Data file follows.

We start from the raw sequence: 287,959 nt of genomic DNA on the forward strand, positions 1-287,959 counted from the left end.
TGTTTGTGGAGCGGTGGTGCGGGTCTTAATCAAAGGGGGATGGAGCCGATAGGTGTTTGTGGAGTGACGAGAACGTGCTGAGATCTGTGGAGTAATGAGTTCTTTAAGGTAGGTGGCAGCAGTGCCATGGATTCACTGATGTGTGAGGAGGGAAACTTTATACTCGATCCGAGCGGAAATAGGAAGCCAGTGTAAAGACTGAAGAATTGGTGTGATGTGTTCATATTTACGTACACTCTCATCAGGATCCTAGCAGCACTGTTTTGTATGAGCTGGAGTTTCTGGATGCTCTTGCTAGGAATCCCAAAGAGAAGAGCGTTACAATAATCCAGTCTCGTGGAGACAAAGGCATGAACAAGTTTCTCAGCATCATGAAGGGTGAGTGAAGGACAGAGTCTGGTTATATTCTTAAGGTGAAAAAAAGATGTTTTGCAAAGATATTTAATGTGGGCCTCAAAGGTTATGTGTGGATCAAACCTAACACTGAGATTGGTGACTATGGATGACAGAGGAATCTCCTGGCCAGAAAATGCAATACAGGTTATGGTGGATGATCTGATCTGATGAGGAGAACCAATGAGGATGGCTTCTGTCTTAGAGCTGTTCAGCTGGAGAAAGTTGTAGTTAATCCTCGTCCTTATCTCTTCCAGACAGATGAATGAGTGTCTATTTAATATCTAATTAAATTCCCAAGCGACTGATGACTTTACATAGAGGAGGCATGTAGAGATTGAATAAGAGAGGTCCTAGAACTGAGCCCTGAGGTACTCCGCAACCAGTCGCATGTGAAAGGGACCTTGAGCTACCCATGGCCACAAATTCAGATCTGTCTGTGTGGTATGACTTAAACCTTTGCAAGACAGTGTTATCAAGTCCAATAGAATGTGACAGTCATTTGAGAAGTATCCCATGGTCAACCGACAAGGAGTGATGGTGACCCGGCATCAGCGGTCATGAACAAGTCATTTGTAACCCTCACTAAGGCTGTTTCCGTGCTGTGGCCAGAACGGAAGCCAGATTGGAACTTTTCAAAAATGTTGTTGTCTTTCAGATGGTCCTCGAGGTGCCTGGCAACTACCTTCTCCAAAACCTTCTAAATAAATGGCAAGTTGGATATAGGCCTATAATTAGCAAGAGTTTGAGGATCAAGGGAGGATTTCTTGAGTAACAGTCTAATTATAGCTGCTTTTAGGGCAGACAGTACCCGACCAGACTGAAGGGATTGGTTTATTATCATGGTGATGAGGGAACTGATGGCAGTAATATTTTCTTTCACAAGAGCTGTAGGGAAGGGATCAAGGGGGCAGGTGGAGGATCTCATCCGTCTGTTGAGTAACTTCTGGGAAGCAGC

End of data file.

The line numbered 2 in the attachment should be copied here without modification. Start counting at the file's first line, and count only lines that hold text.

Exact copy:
TGTTTGTGGAGCGGTGGTGCGGGTCTTAATCAAAGGGGGATGGAGCCGATAGGTGTTTGTGGAGTGACGAGAACGTGCTGAGATCTGTGGAGTAATGAGTTCTTTAAGGTAGGTGGCAGCAGTGCCATGGATTCACTGATGTGTGAGGAGGGAAACTTTATACTCGATCCGAGCGGAAATAGGAAGCCAGTGTAAAGACTGAAGAATTGGTGTGATGTGTTCATATTTACGTACACTCTCATCAGGATCCTAGCAGCACTGTTTTGTATGAGCTGGAGTTTCTGGATGCTCTTGCTAGGAATCCCAAAGAGAAGAGCGTTACAATAATCCAGTCTCGTGGAGACAAAGGCATGAACAAGTTTCTCAGCATCATGAAGGGTGAGTGAAGGACAGAGTCTGGTTATATTCTTAAGGTGAAAAAAAGATGTTTTGCAAAGATATTTAATGTGGGCCTCAAAGGTTATGTGTGGATCAAACCTAACACTGAGATTGGTGACTATGGATGACAGAGGAATCTCCTGGCCAGAAAATGCAATACAGGTTATGGTGGATGATCTGATCTGATGAGGAGAACCAATGAGGATGGCTTCTGTCTTAGAGCTGTTCAGCTGGAGAAAGTTGTAGTTAATCCTCGTCCTTATCTCTTCCAGACAGATGAATGAGTGTCTATTTAATATCTAATTAAATTCCCAAGCGACTGATGACTTTACATAGAGGAGGCATGTAGAGATTGAATAAGAGAGGTCCTAGAACTGAGCCCTGAGGTACTCCGCAACCAGTCGCATGTGAAAGGGACCTTGAGCTACCCATGGCCACAAATTCAGATCTGTCTGTGTGGTATGACTTAAACCTTTGCAAGACAGTGTTATCAAGTCCAATAGAATGTGACAGTCATTTGAGAAGTATCCCATGGTCAACCGACAAGGAGTGATGGTGACCCGGCATCAGCGGTCATGAACAAGTCATTTGTAACCCTCACTAAGGCTGTTTCCGTGCTGTGGCCAGAACGGAAGCCAGATTGGAACTTTTCAAAAATGTTGTTGTCTTTCAGATGGTCCTCGAGGTGCCTGGCAACTACCTTCTCCAAAACCTTCTAAATAAATGGCAAGTTGGATATAGGCCTATAATTAGCAAGAGTTTGAGGATCAAGGGAGGATTTCTTGAGTAACAGTCTAATTATAGCTGCTTTTAGGGCAGACAGTACCCGACCAGACTGAAGGGATTGGTTTATTATCATGGTGATGAGGGAACTGATGGCAGTAATATTTTCTTTCACAAGAGCTGTAGGGAAGGGATCAAGGGGGCAGGTGGAGGATCTCATCCGTCTGTTGAGTAACTTCTGGGAAGCAGC